“I’ve never apprenticed. I’m one hundred
percent self-taught. In those days there was no such thing as someone letting
you come in to their shop and showing you what to do, or bringing in some
hacked up blank that they’re going to glass for you and make it look nice. If
you were going to do something you had to do it yourself.”
(Speaking with Surf Splendor podcast on how he learned
Shaping and glassing surfboards are not simple skills
dependent on one’s knowledge of an entire backlog of tricks and techniques.
Often these tricks are less than intuitive at first. As a result, much of the
industry has spent the better part of the last fifty years shrouded within a steadfast veil of proprietary secrecy.
People’s livelihoods depended on their ability to exclusively offer the greatest
original designs after all. If you
wanted to learn you generally found a broken board in the trash, and sanded or
planed it into something new in your garage.
If you wanted to play in the industry – you had better be prepared to
set aside many hours worth of sweeping up someone’s shaping bay to earn the
sparse nuggets of knowledge that were offered.
Thus, until recently, the boardbuilding industry was a sealed and
self-contained establishment that opened itself up only to the determined and
lucky few. Then came the Internet.
medium. It took a few years for the vision and innovation that technology would
bring to catch up with the surfing world. Once it did however, the game would
never be the same (think accurate and accessible long term surf forecasting,
CAD shaping programs, higher quality board-building materials and testing,
etc.). More specifically, it seems that the growth and presence of the Internet
has spurred much greater interest in the building of surfboards in recent years
by stripping back many of the barriers that previously existed. The mass
dissemination of readily available information on all things surfboards meant
that it is no longer merely a matter of whom you are lucky or diligent enough
to know. It’s more rather about what
exactly it is that you are looking to learn now. All of the answers are just a
quick Google search away [insert sickening pun about ‘surfing’ the web here].
have developed a deep well of resources to refer to and share amongst each
other. Resources that are perhaps for the first time ever available to anyone
of any skill level.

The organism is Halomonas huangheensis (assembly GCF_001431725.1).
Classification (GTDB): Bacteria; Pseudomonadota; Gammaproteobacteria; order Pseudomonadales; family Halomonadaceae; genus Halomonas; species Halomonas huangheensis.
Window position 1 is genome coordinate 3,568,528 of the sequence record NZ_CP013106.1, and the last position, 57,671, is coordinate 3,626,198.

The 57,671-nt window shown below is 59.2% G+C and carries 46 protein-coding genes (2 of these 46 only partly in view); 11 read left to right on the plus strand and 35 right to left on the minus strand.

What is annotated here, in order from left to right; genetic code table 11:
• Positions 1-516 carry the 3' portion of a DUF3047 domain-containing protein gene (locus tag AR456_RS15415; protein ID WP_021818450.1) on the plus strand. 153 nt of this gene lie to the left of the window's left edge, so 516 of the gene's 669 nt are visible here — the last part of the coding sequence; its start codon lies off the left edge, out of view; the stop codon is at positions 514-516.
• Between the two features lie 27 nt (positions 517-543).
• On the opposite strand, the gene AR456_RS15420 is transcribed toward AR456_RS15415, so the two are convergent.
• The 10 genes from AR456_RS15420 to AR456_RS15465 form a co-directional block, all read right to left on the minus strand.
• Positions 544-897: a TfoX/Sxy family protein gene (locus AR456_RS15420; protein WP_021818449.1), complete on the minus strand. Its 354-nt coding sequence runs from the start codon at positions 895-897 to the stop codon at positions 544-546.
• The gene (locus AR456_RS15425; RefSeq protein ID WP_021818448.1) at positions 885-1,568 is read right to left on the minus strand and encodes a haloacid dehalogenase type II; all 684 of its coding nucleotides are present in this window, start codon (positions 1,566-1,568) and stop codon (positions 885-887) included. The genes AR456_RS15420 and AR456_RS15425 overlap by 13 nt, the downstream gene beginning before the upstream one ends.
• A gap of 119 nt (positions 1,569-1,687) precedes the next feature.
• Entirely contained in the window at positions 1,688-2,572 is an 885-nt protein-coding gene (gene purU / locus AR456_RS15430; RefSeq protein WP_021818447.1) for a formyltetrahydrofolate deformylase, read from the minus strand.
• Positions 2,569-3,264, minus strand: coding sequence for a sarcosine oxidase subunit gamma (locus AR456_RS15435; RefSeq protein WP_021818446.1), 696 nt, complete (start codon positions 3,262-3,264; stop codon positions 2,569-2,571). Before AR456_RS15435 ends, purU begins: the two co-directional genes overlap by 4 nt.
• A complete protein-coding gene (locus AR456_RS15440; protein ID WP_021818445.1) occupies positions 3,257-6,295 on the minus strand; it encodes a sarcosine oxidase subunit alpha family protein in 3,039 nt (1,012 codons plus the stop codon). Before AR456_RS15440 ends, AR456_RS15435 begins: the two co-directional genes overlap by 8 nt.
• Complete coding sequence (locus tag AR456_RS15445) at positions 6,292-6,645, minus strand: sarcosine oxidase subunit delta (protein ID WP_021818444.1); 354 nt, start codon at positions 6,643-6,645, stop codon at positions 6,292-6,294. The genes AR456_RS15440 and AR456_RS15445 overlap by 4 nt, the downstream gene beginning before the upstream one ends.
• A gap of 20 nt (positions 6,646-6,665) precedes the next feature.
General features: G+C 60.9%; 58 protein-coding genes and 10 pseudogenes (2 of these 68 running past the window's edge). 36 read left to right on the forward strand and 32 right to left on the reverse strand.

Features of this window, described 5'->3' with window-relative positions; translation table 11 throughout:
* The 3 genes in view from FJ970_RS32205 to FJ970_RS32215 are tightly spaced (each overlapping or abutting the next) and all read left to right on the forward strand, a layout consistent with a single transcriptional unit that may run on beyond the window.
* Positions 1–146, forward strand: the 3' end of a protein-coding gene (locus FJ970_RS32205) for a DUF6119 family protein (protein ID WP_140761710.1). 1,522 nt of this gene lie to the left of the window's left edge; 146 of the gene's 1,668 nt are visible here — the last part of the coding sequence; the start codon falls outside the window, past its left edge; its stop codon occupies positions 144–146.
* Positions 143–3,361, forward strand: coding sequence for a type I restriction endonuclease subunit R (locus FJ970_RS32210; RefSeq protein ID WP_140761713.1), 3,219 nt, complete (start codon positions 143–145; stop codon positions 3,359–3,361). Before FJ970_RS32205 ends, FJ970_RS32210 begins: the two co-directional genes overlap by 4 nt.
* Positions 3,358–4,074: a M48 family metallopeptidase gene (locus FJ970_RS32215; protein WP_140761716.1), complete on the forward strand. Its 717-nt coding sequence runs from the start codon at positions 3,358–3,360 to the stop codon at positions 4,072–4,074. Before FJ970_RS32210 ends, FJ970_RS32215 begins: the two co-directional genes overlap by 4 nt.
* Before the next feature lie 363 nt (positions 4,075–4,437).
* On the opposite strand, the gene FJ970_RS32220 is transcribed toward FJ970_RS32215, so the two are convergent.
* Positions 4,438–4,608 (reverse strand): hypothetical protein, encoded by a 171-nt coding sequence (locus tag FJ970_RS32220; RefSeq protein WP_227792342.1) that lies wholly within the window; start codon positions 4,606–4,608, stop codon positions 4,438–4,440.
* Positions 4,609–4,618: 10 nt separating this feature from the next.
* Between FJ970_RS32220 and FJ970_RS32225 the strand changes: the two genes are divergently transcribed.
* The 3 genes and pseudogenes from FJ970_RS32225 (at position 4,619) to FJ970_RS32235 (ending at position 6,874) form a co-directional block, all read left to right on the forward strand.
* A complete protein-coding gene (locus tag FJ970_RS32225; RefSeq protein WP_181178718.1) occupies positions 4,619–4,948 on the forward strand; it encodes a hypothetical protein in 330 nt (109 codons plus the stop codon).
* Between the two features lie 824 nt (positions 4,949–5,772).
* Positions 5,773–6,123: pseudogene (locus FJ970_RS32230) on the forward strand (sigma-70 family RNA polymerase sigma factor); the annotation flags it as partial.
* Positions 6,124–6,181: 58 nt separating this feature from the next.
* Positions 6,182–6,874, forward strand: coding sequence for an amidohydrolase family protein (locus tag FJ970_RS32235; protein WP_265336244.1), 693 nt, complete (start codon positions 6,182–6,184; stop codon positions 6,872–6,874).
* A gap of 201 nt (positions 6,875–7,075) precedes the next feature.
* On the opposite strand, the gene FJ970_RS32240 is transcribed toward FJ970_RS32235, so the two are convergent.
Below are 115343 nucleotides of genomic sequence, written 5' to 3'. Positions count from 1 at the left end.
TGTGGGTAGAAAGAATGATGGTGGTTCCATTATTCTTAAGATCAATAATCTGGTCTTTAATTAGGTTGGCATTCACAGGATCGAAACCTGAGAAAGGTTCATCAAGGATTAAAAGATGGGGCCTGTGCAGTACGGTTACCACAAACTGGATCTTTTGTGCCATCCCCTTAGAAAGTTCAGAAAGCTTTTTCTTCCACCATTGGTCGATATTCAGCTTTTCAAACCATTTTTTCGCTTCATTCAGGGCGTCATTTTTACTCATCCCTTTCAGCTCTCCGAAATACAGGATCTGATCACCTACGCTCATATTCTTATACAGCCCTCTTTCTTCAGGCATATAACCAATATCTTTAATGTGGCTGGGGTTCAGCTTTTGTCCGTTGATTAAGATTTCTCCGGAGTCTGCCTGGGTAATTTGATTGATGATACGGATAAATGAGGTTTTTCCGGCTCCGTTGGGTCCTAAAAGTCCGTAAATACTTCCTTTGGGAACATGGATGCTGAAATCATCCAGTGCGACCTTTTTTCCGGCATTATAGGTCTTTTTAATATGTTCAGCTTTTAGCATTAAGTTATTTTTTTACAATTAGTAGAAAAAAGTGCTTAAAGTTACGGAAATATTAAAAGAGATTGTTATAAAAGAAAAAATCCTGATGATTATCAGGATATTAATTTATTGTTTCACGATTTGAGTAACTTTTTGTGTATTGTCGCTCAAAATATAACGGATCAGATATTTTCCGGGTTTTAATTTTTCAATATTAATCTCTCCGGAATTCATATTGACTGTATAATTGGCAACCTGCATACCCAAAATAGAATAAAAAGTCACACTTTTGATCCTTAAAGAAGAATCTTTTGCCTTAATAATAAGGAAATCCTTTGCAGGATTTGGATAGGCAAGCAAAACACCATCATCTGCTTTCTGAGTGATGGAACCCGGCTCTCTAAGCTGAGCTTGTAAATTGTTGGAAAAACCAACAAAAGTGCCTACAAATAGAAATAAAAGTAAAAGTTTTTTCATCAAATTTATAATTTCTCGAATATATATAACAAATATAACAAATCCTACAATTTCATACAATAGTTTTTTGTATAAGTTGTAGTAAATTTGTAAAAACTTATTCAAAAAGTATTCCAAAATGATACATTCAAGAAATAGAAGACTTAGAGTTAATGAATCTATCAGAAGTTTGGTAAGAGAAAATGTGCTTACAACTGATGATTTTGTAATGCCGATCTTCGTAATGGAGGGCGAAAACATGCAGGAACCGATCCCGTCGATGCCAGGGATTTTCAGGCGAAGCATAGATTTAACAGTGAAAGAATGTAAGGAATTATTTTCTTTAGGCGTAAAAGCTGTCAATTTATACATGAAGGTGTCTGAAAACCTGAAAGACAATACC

From websites and forums (i.e. Swaylocks), to YouTube channels and
podcasts, and [of course] our own backlog of Foam E-Z curated resources (here and here for instance), anyone could pick
up a rudimentary idea of what building a board involved if they were so
will glibly refer to here as the D.I.Y. Shaper
Revolution that’s been running strong for the last fifteen or so years. But
while this trend has gained popularity amongst the many folks who have taken it
upon themselves get their own hands a little dusty, it is been met with its
fair share of ire from some of the old guard of surf craftsmen.
multiple generations who have dedicated their lives to building surfboards.
These are the craftsmen and women who have spent many years paying their dues
and making a name for themselves. The ones who have kept their tools honed and
their craft sharp. These are the builders who have worked hard to continue to
push the progress of surfboard design forward and defined how we think of what
a surfboard is and can be. They have inspired an innumerable amount of curious
surfers to roll up their sleeves and attempt to emulate some of their greatest
designs. Conversely, they are also the ones who are at times the most critical
of those looking to take up the planer and learn.
building forums in particular make it quite easy to facelessly rip apart one
another when we don’t agree with each other’s ideas or concepts. However, what
you quickly learn is that in the eyes of the beleaguered veterans you aren’t a
real shaper if you design your shapes on a computer, and if you like your
boards a little funky and with two fins, you’re just a hipster kook. Mainly,
there is an overarching theme that if you don’t know what you’re doing that
it’s best to leave it all in the hands of the professionals who do. What is the
source of this consternation?. Is it the fear of losing out on business from
young up-and-comers? Perhaps, but board
building has never been particularly lucrative.
Is it the very real possibility that we may be becoming an industry
oversaturated with ineffective designs that cannot be efficiently
produced? Or is it something more
they seem to somewhat miss the mark. At the other end of the changes that the
Inernet and social media have brought comes a lot of potential and
opportunity.. The benefits of being able to easily share and be privy to new
ideas from shapers from all backgrounds outweigh whatever negative may come
with that. This is something we should fully embrace now because no matter what
your skill level, this is the best way we can continue to grow and get better.
Sharing in others’ ideas and experiences is what will continue to create better
and not all the opinions you read will be entirely sensible. It’s up to you to
figure out what works when, and what doesn’t. It’s important to keep yourself
educated, but even more important to always do so with an open mind. If I’ve
learned anything from the patchwork quilt of a board building education I’ve
received over the years from many different shapers, it’s that nobody does
anything the exact same way. At times the methods are vastly different from one
shaper to the next. Yet somehow, no
matter who’s doing it or how, they’re all still making the same things- quality
surfboards. The takeaway? Well the most important is that there is no singular
‘right’ way to make a surfboard. Different isn’t necessarily worse.